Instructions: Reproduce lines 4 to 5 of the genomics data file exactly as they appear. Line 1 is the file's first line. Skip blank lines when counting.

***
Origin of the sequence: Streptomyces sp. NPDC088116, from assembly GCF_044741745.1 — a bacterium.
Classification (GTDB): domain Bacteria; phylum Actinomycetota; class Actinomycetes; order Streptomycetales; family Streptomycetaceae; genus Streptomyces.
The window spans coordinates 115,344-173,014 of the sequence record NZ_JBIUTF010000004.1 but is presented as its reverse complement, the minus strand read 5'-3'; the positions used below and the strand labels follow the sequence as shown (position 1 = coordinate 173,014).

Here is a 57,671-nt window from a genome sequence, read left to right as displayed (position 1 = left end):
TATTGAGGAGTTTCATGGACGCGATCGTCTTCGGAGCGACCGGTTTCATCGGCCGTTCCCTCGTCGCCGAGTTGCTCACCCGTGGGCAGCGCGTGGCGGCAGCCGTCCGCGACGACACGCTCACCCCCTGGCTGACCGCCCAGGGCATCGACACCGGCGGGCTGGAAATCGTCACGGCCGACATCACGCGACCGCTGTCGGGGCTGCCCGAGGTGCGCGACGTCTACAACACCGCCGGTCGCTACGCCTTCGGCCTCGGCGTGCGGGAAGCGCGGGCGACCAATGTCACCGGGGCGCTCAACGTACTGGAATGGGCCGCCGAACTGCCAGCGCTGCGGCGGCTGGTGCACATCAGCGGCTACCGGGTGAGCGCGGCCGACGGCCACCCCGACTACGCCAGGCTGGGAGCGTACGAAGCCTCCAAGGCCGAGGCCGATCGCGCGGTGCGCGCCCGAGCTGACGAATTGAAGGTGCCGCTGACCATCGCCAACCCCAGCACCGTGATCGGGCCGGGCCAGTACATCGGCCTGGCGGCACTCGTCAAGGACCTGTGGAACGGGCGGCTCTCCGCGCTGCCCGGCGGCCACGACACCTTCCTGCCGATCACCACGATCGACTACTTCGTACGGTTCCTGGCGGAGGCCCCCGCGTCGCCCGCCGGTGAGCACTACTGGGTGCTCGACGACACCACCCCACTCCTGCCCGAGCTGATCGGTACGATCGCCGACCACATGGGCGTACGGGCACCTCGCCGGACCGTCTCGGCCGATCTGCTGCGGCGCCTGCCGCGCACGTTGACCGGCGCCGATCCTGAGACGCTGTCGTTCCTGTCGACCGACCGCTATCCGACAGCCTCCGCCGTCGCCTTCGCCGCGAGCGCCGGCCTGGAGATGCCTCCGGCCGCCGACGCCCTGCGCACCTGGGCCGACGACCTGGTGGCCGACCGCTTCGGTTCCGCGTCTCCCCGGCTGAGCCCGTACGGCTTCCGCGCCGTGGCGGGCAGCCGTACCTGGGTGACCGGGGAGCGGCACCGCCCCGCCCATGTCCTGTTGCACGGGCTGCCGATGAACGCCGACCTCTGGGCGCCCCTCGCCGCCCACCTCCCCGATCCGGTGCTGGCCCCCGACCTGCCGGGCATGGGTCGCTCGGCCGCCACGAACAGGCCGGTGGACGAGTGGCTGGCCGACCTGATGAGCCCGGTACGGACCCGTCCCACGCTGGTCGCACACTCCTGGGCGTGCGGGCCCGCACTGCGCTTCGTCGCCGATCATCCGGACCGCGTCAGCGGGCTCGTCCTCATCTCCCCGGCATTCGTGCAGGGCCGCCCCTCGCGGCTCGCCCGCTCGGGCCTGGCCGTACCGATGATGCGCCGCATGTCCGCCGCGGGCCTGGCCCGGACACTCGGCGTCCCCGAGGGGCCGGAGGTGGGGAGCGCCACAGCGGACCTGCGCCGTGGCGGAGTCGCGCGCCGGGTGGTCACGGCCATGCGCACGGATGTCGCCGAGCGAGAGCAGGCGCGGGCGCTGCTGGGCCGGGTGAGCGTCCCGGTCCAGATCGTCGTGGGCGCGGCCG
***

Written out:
Here is a 57,671-nt window from a genome sequence, read left to right as displayed (position 1 = left end):
TATTGAGGAGTTTCATGGACGCGATCGTCTTCGGAGCGACCGGTTTCATCGGCCGTTCCCTCGTCGCCGAGTTGCTCACCCGTGGGCAGCGCGTGGCGGCAGCCGTCCGCGACGACACGCTCACCCCCTGGCTGACCGCCCAGGGCATCGACACCGGCGGGCTGGAAATCGTCACGGCCGACATCACGCGACCGCTGTCGGGGCTGCCCGAGGTGCGCGACGTCTACAACACCGCCGGTCGCTACGCCTTCGGCCTCGGCGTGCGGGAAGCGCGGGCGACCAATGTCACCGGGGCGCTCAACGTACTGGAATGGGCCGCCGAACTGCCAGCGCTGCGGCGGCTGGTGCACATCAGCGGCTACCGGGTGAGCGCGGCCGACGGCCACCCCGACTACGCCAGGCTGGGAGCGTACGAAGCCTCCAAGGCCGAGGCCGATCGCGCGGTGCGCGCCCGAGCTGACGAATTGAAGGTGCCGCTGACCATCGCCAACCCCAGCACCGTGATCGGGCCGGGCCAGTACATCGGCCTGGCGGCACTCGTCAAGGACCTGTGGAACGGGCGGCTCTCCGCGCTGCCCGGCGGCCACGACACCTTCCTGCCGATCACCACGATCGACTACTTCGTACGGTTCCTGGCGGAGGCCCCCGCGTCGCCCGCCGGTGAGCACTACTGGGTGCTCGACGACACCACCCCACTCCTGCCCGAGCTGATCGGTACGATCGCCGACCACATGGGCGTACGGGCACCTCGCCGGACCGTCTCGGCCGATCTGCTGCGGCGCCTGCCGCGCACGTTGACCGGCGCCGATCCTGAGACGCTGTCGTTCCTGTCGACCGACCGCTATCCGACAGCCTCCGCCGTCGCCTTCGCCGCGAGCGCCGGCCTGGAGATGCCTCCGGCCGCCGACGCCCTGCGCACCTGGGCCGACGACCTGGTGGCCGACCGCTTCGGTTCCGCGTCTCCCCGGCTGAGCCCGTACGGCTTCCGCGCCGTGGCGGGCAGCCGTACCTGGGTGACCGGGGAGCGGCACCGCCCCGCCCATGTCCTGTTGCACGGGCTGCCGATGAACGCCGACCTCTGGGCGCCCCTCGCCGCCCACCTCCCCGATCCGGTGCTGGCCCCCGACCTGCCGGGCATGGGTCGCTCGGCCGCCACGAACAGGCCGGTGGACGAGTGGCTGGCCGACCTGATGAGCCCGGTACGGACCCGTCCCACGCTGGTCGCACACTCCTGGGCGTGCGGGCCCGCACTGCGCTTCGTCGCCGATCATCCGGACCGCGTCAGCGGGCTCGTCCTCATCTCCCCGGCATTCGTGCAGGGCCGCCCCTCGCGGCTCGCCCGCTCGGGCCTGGCCGTACCGATGATGCGCCGCATGTCCGCCGCGGGCCTGGCCCGGACACTCGGCGTCCCCGAGGGGCCGGAGGTGGGGAGCGCCACAGCGGACCTGCGCCGTGGCGGAGTCGCGCGCCGGGTGGTCACGGCCATGCGCACGGATGTCGCCGAGCGAGAGCAGGCGCGGGCGCTGCTGGGCCGGGTGAGCGTCCCGGTCCAGATCGTCGTGGGCGCGGCCG